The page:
New Major Report Outlines Strategies to Combat French Antisemitism and Extremism

Washington, D.C.—Today to mark the one-year anniversary of the tragic attacks on Charlie Hebdo and a kosher supermarket in Paris, Human Rights First has released a major new report detailing the rise of antisemitism and extremism in France and how the United States can work with its key ally to combat resulting violence and hate crime.

The report, “Breaking the Cycle of Violence: Countering Antisemitism and Extremism in France,” is based on months of research and analysis on antisemitism and extremism in France. It examines how the rise of the far right and Islamic extremism are converging in a vicious cycle to fuel intolerance and violence. The report focuses on ways that U.S. government leaders can work with their French counterparts to prevent future attacks, promote greater tolerance and inclusiveness, and chart a path forward that upholds our shared commitment to human rights as an integral part of national security.

“Antisemitic violence harms not only its direct victims but entire Jewish communities, preventing them from exercising their fundamental rights,” noted Human Rights First’s Susan Corke, lead author of today’s report. “Left unchecked, antisemitism leads to the persecution of other minorities, and to an overall increase in repression and intolerance. An increase in antisemitism is a harbinger of societal breakdown.”

The report comes weeks after November’s tragic terrorist attacks in Paris that killed 130 individuals and wounded hundreds more. Building on the organization’s history of combating antisemitism and hate crimes in Europe, Human Rights First has researched violent extremism and antisemitism in France and examined why these trends have erupted into horrific violence. The problems identified in today’s report become all the more pressing due to the upcoming French presidential election in 2017, the rise of far-right parties, and the effects of the global refugee crisis in France.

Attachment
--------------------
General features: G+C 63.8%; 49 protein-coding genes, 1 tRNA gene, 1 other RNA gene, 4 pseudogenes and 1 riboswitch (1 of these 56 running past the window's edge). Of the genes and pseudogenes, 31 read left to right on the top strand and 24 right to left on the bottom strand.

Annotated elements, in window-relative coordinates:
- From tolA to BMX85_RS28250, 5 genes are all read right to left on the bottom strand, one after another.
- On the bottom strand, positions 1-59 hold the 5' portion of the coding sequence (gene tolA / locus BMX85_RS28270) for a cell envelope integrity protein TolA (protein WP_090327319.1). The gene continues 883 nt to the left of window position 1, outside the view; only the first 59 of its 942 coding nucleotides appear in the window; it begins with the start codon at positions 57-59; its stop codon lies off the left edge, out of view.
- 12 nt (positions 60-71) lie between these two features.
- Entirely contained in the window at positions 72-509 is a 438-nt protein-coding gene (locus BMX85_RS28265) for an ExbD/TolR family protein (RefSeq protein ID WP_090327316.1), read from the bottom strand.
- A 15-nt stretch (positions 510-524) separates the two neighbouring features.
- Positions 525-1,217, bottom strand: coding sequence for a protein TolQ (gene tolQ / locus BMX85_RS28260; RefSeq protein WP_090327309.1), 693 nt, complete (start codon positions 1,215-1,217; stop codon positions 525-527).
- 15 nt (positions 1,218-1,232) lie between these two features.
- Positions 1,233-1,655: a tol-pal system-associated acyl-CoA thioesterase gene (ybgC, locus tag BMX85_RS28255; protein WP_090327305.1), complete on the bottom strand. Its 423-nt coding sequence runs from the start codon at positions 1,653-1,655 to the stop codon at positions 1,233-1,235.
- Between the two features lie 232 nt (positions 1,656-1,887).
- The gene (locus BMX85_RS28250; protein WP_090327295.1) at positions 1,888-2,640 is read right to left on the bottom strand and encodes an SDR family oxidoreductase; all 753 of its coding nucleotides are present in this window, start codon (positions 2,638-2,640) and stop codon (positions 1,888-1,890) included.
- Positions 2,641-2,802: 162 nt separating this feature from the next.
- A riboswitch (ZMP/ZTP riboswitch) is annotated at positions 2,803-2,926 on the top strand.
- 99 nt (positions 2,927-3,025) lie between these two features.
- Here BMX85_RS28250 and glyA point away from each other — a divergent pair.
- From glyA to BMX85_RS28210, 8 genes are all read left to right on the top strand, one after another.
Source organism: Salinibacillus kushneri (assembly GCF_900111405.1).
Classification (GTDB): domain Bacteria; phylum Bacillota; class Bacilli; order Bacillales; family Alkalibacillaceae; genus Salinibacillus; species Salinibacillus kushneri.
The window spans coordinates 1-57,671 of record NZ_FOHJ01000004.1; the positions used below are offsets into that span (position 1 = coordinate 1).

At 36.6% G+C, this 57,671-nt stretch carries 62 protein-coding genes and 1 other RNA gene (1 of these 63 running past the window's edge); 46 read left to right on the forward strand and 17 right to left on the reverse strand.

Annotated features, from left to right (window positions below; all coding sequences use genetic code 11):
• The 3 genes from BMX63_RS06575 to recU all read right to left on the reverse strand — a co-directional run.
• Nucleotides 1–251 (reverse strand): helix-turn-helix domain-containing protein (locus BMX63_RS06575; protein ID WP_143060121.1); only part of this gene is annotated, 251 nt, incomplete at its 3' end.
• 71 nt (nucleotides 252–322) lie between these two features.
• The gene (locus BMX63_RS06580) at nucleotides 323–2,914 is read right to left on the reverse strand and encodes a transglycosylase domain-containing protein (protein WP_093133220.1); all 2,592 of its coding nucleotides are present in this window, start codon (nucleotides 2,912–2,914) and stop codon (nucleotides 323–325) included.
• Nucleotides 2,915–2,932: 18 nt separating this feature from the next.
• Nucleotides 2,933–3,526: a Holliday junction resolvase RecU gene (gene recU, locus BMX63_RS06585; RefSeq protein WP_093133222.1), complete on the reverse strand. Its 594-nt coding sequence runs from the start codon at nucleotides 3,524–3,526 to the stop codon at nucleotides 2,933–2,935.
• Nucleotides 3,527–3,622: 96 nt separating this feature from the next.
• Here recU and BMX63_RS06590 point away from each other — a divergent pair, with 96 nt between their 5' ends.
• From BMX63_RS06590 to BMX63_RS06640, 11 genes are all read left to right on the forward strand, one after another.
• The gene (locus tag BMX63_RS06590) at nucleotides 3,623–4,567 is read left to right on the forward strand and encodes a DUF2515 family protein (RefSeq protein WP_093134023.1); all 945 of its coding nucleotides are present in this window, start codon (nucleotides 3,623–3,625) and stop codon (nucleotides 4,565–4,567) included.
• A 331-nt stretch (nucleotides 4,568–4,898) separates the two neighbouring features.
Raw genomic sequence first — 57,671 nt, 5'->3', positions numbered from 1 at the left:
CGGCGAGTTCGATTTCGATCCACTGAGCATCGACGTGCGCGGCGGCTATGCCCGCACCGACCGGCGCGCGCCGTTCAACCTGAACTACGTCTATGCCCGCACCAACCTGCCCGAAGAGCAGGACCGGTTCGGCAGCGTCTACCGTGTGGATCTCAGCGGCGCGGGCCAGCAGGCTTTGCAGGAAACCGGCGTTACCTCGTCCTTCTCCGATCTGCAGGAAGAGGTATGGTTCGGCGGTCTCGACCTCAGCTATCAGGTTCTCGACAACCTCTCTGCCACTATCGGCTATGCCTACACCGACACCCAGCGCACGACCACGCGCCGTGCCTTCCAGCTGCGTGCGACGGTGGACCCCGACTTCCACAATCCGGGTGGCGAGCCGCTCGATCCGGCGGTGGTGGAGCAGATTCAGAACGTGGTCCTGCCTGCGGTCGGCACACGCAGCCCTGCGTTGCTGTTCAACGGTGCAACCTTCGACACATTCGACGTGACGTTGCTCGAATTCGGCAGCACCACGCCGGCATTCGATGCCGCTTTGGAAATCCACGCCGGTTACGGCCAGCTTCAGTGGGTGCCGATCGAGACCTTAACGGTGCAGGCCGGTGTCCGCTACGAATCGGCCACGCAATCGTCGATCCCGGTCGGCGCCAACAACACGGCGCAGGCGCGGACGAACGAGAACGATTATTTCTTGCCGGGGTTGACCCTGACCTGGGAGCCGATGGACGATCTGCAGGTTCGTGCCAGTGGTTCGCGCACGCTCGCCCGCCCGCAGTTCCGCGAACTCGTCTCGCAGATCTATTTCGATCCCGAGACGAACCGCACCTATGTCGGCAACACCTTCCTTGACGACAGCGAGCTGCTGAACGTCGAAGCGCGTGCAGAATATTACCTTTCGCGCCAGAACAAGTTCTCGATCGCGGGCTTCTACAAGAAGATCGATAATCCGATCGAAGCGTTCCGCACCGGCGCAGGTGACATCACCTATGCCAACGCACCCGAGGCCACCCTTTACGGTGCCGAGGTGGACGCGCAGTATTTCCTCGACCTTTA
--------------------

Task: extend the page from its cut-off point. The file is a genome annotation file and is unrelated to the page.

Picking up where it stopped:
The report’s key findings include:

  • French Jews confront multiple forms of antisemitism, including antisemitic hate crimes ranging in severity from insults and graffiti to assaults;
  • Antisemitic incidents are on the rise in France, yet underreported and inadequately researched; and,
  • Government action to denounce and confront antisemitism, if not part of broader, inclusive efforts, may paradoxically exacerbate it.

The report identifies a complex array of root causes that contribute to rising antisemitism, including the increasing influence of the far-right political party the National Front, and the exclusion of marginalized groups from French identity and “Republican values.” It finds that French Muslims, immigrants, and French citizens of Middle Eastern, North African, and Sub-Saharan African heritage also suffer from hate crimes, prejudice, and discrimination that arises in an environment in which racist, xenophobic, and antisemitic discourse is on the rise.

“France is a vital American ally; as such, the United States has a strong interest in combating these serious human rights problems and supporting efforts to have a stronger and more inclusive society,” stated Corke.

Breaking the Cycle of Violence” identifies a number of ways in which the U.S. government can promote greater transatlantic cooperation in addressing the root causes of antisemitism and extremism to prevent future attacks. These recommendations for the U.S. government include:

  • Senior U.S. officials should continue to condemn antisemitic violence in France. Official statements should avoid fueling a “clash of civilizations” narrative between Jewish and Muslim communities, and instead develop messaging that is sensitive to current forms of marginalization.
  • The State and Justice Departments should conduct intergovernmental exchanges on current strategies to prevent and respond to hate violence.
  • The U.S. government and French governments should create a joint action task force on combating antisemitism and racism, and should advance exchanges for French civil society leaders to learn about U.S. experiences in building coalitions, combating discrimination, and developing evidence-based strategies.
  • The U.S. government should consistently uphold respect for human rights as a critical means of combating violent extremism, and should strengthen transatlantic security institutions based on these democratic principles.

The report will be launched at an event in Washington, D.C. at the National Press Club. A live stream will be available beginning at 9am EST.


Published on January 7, 2016


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